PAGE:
Sunday, October 9, 2016

Holiday Soiree: Autumn Celebration

I'm back with a new project! I have been researching holidays around the world and have found a lot to share with you all! I don't have one for every week, so in those weeks, I will work on other food-related things that I haven't had time to work on. I hope to have a similar structure to my previous projects, where I talk about the history of the holiday and/or the food I am preparing. Next week, there is no holiday either, so I will be focusing on Halloween for a couple weeks, but generally, I will only spend one week per holiday. Some weeks might have a single dish, and some weeks might have an entire meal. It just depends on how much time I have to put into it.

Last night, I made two desserts. I had fun picking out the recipes from my seasonal recipe card box. The first recipe is titled "Pumpkin and Walnut Spoon Sweet". I thought it was a fun name, so I had to try it out. I wasn't sure what it was going to be exactly, but it's basically stewed pumpkin. The second recipe is "Best Apple Custard Tart" and it was a pretty complicated recipe that took two recipe cards to write out. I wanted a challenge, so I took it! Luckily, I won!

Pumpkin and Walnut Spoon Sweet
1/2 cup chopped walnuts
1 (2lb.) pumpkin, peeled and cubed
3/4 cup sugar (I cut this down to about 2 Tbsp. and found it to be perfectly sweet. The full amount of sugar would probably hurt your teeth!)
Zest of one lemon, cut in long strips
2 cinnamon sticks
6 whole cloves

1.) Preheat oven to 350 degrees. Spread nuts on baking sheet, and bake 5-7 minutes, or until toasted and fragrant. Cool. (If you are confident enough, you can toast them in a frying pan on the stove, but if that sounds too intimidating, just use the above method.)
2.) Combine remaining ingredients plus 2 cups water in a large saucepan.
Bring to a boil, reduce heat to medium-low, and cook 1 hour, or until pumpkin is tender. Raise heat to medium-high, and cook 10 minutes more, or until almost all liquid has evaporated. Remove from heat, and cool. Discard zest, cinnamon, and cloves, and serve sprinkled with toasted nuts.
6 servings 184 calories, 6 g fat, 1 g fiber

This smells so good! It really smells like Thanksgiving. I wasn't sure what stewed pumpkin would taste like. The flavor was actually pretty good, but the texture was odd to me. Maybe I'm just not big on squash, but I didn't care for the texture. A couple of tips when you are done cooking this: Remember how many strips of lemon zest you put in, because it will be difficult to find them again. The color is nearly the same as the pumpkin and the zest bunches up and doesn't stay in long strips. You do not want to accidentally bite into one of those! Also, the cloves seem to come apart a bit, so make sure to dig through and pull out all the different bits you find before eating. Again, you don't want a big bite of a whole clove either!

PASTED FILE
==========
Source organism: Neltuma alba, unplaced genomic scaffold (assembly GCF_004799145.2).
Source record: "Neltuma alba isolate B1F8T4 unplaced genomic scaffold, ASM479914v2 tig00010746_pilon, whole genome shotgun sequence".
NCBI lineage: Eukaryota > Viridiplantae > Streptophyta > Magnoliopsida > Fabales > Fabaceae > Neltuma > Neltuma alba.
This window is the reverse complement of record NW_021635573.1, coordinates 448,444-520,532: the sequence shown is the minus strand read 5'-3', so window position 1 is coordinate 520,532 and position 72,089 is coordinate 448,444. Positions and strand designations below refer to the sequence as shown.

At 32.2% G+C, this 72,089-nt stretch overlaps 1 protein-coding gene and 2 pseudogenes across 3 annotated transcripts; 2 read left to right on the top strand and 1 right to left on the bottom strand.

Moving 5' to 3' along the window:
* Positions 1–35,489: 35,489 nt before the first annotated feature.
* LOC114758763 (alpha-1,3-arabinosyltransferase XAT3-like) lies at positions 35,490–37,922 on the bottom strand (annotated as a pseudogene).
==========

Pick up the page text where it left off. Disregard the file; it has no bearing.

I'm not sure I would make this one again. If you like the texture of pumpkin, then this is a great recipe showcasing it. The smell is amazing. You can't help but be happy. But other than that, I think I'll just eat my pumpkin in pie form...

Best Apple Custard Tart
1 cup flour
1/2 cup cold butter, cut into 1" pieces
2 Tbsp. sugar
1 egg white
1 tsp. lemon zest
3 med. Pink Lady or Fuji apples (I used honeycrisps because that's what I had on hand.)
1 cup apple cider (I used apple juice)
2 Tbsp. lemon juice or apple cider vinegar (I used lemon juice)
1 egg plus 1 egg yolk
1/2 cup sugar (I used the full amount. Because this is for the custard, you can't really mess with this.)
1/4 cup cornstarch
2 Tbsp. butter

1.) Preheat oven to 375 degrees and line the bottom of a two-piece, 10" springform pan with a circle of parchment or spray it with cooking spray.
2.)Make pastry: Put the flour, sugar, and salt in a mixing bowl, stir with a fork. Cut in the butter with two forks or a pastry cutter until the pieces resemble peas. Add the egg white and the lemon zest and mix until it just comes together. (It will seem really dry at this point. Resist the urge to add water.) Gently knead in the bowl for about a minute, just until the dough comes together and holds it's shape.